Google doodles for Leap Day and Gioachino Rossini

Google is back from the drawing board with a rare 2-in-1 Doodle. Today being February 29th, a once in four years occassion, Google's celebrating the Leap Year day as well as the birthday of Italian composer, Gioachino Rossini. The Doodle presents four frogs, the symbol of Leap Years (get it?), who are inspired from the characters of Rossini's "The Barber of Seville". The opera was written in 1816 and was one of his most performed operas. One frog is at the piano, the soprano frog is leaping, the barber frog is Figaro and the frog being shaved is Count Almaviva. The characters are based on the works of French playwright, Pierre Beaumarchais and "The Barber of Seville" is part one of the Figaro trilogy.

Google sings Figaro!

Google sings Figaro!





Gioachino Rossini was born on the 29th of February, 1792 in Pesaro on the Adriatic side of Italy. His most famous works, include "The Barber of Seville", "La Cenerentola" (Cinderella) and "William Tell" (if you've heard the William Tell Overture, he wrote that). Because his melodies had song-like features to them, he was nicknamed "The Italian Mozart". His first opera, "The Marriage Contract"was produced in Venice, when he was 18 years old. He shot to fame when he was 20, particularly for two operas, "Tancredi" and "The Italian Girl in Algiers".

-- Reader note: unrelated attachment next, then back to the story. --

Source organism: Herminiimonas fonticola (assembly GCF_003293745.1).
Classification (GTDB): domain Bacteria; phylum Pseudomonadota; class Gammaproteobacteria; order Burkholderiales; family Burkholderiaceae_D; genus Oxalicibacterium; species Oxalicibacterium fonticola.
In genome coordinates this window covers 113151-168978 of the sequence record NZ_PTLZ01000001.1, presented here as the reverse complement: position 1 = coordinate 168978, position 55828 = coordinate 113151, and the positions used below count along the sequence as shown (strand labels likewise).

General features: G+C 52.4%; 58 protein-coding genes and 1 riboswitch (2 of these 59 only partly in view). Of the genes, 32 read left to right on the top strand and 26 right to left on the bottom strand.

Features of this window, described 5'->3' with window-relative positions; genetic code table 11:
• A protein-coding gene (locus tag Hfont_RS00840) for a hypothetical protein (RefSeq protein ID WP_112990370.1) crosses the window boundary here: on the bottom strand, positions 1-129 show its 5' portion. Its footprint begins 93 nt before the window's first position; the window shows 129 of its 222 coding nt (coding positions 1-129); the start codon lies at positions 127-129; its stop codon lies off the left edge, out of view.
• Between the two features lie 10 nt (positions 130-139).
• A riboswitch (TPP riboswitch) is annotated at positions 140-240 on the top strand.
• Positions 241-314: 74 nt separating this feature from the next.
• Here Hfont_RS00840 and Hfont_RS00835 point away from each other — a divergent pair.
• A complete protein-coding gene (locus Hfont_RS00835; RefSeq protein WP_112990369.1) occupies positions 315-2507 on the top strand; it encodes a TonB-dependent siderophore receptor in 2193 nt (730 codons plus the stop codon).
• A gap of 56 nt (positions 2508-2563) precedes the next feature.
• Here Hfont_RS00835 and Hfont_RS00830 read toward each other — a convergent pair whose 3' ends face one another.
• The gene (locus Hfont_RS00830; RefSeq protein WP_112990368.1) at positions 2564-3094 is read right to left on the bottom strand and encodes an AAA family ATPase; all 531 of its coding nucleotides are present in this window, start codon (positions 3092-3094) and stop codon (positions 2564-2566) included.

After the success of "The Barber of Seville", Rossini scored a meeting with the by then deaf Beethoven, who wrote to him saying, "Ah, Rossini. So you’re the composer of The Barber of Seville. I congratulate you. It will be played as long as Italian opera exists. Never try to write anything else but opera buffa; any other style would do violence to your nature."  As was common practice between opera composers meeting deadlines at the time, Rossini plagiarized freely from himself. Rossini retired in 1829 and died from pneumonia on the 13th of November, 1868. 

Published Date: Feb 29, 2012 10:23 am | Updated Date: Feb 29, 2012 10:23 am